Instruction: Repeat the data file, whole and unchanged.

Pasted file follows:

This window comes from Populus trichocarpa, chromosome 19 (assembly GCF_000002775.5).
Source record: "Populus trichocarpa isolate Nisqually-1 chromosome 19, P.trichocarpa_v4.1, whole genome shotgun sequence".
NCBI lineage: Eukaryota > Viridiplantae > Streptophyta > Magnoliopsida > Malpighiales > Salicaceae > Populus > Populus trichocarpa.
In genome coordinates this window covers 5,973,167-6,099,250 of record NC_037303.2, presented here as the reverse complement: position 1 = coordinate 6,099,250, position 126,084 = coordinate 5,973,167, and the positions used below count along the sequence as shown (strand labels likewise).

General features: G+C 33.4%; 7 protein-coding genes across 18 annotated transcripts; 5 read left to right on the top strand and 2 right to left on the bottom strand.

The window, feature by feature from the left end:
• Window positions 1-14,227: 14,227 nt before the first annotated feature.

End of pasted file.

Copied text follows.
This window comes from Populus trichocarpa, chromosome 19 (assembly GCF_000002775.5).
Source record: "Populus trichocarpa isolate Nisqually-1 chromosome 19, P.trichocarpa_v4.1, whole genome shotgun sequence".
NCBI lineage: Eukaryota > Viridiplantae > Streptophyta > Magnoliopsida > Malpighiales > Salicaceae > Populus > Populus trichocarpa.
In genome coordinates this window covers 5,973,167-6,099,250 of record NC_037303.2, presented here as the reverse complement: position 1 = coordinate 6,099,250, position 126,084 = coordinate 5,973,167, and the positions used below count along the sequence as shown (strand labels likewise).

General features: G+C 33.4%; 7 protein-coding genes across 18 annotated transcripts; 5 read left to right on the top strand and 2 right to left on the bottom strand.

The window, feature by feature from the left end:
• Window positions 1-14,227: 14,227 nt before the first annotated feature.